Where to from here?

The rise in official interest rates of 25 basis points last month by the Reserve Bank has done little to dampen the enthusiasm of homebuyers. Figures released over the last 2 weeks have shown that the clearance rate of properties at auction has been similar or greater than before the rise. It is expected by some analysts that the end of the higher first home owners grant, coupled with another rate rise will see a 5% decline in the new housing sector over the next 12 months. Others are predicting growth of 5% based significantly on continued confidence in the lowest interest rates in 29 years.

Whatever the result, another increase in rates of .25% should start to have an impact on consumer confidence. With the absence of domestic economic information this week, the focus turns to the consumer and the impact a 1% rise over the next 12 months will have on household disposable income. Clearly the impact of a quarter of a percent has not shaken up current or prospective borrowers, however if rates do rise one percentage point, the impact would have an effect of around $100 per month on a loan of $150,000 over 25 years. Clearly this is significant, and for first homebuyers out there who are enjoying their first home loan, there is major concern. These borrowers have had the luxury of living with very low interest rates over the past 12 months and are about to see what having a mortgage is all about. Seasoned borrowers have weathered the storm of high rates over the years, and are aware of the pitfalls of getting too far into debt. As rates rise, those new borrowers that have taken advantage of the first homeowners grant may begin to feel the pinch sooner than others. Over-commitment, naivety, and lack of understanding of some, will put strain on household budgets and indeed relationships.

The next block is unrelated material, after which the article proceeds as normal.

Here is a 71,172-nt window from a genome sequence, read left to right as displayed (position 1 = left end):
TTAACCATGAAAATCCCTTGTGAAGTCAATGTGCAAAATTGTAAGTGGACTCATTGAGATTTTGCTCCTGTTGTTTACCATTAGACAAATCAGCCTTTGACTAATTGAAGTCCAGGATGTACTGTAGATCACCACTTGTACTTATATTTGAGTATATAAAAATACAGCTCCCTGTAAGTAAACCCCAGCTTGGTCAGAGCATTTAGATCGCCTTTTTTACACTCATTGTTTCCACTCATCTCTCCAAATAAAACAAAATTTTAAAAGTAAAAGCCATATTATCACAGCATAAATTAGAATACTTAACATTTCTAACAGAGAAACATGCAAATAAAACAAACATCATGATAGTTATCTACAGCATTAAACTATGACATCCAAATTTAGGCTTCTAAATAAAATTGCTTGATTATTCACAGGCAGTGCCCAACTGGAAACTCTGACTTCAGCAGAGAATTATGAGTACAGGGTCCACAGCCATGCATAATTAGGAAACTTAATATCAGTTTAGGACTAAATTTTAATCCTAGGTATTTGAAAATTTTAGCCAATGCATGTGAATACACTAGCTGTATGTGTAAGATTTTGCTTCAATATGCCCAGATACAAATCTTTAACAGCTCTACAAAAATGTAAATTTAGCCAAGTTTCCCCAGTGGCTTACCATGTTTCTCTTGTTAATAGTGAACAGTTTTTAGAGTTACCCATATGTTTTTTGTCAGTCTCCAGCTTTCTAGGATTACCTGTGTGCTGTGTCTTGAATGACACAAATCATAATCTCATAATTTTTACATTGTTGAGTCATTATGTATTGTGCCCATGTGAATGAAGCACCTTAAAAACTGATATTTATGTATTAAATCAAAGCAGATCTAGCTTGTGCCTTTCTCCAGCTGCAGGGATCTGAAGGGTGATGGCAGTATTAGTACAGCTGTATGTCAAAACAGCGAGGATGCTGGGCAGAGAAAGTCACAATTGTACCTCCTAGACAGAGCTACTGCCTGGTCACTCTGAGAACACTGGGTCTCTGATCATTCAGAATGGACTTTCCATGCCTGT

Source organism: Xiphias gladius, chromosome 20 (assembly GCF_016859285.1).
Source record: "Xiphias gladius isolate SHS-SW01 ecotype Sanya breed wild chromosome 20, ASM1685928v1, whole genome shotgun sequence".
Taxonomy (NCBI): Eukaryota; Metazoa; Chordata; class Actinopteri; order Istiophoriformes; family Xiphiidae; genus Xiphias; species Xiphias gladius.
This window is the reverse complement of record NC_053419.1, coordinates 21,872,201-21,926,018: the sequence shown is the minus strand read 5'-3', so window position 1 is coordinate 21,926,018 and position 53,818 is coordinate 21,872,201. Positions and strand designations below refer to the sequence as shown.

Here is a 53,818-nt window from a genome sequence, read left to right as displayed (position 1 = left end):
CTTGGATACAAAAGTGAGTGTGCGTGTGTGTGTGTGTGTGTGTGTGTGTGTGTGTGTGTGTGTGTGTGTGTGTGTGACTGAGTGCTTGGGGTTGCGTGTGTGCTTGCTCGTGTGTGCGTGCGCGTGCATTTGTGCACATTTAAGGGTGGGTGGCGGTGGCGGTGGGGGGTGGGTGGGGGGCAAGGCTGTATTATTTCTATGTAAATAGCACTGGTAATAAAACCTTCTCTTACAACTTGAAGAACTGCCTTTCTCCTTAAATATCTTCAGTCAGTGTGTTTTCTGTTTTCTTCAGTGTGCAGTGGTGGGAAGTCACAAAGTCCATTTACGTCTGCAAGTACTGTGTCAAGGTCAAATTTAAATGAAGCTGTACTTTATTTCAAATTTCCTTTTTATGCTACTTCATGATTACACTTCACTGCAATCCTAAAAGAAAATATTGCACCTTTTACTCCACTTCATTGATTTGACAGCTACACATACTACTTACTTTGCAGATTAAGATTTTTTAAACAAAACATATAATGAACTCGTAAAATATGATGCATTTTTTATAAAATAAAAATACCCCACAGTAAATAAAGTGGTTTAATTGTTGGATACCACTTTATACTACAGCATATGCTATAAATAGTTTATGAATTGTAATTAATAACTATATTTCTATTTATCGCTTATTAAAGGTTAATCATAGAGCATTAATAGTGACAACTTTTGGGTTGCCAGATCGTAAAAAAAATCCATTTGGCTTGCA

The key is to plan for possible rises now. Our advice to consumers in February last year was to continue to pay as much as possible on your mortgage each month, on a weekly basis. Those borrowers that have followed this principle during the last 12 months are reaping the benefits and are able to deal with any potential rise. Those who have not prepared should start now. An increase of $25 per week in your payment from this month will ensure that any predicted rises over the next 12 months are covered, and indeed if rates do not rise a full 1% you will be way in front. The option of fixing your loan is sometimes a difficult decision, given that flexibility can be lost in the process. If you are concerned about fixing, simply adopt this principle of extra repayments; it’s a satisfactory alternative.

Economic data over the next 2 weeks will give a clearer picture as to whether the RBA will raise rates again in June. It is anticipated however that this rise is likely given their announcement.

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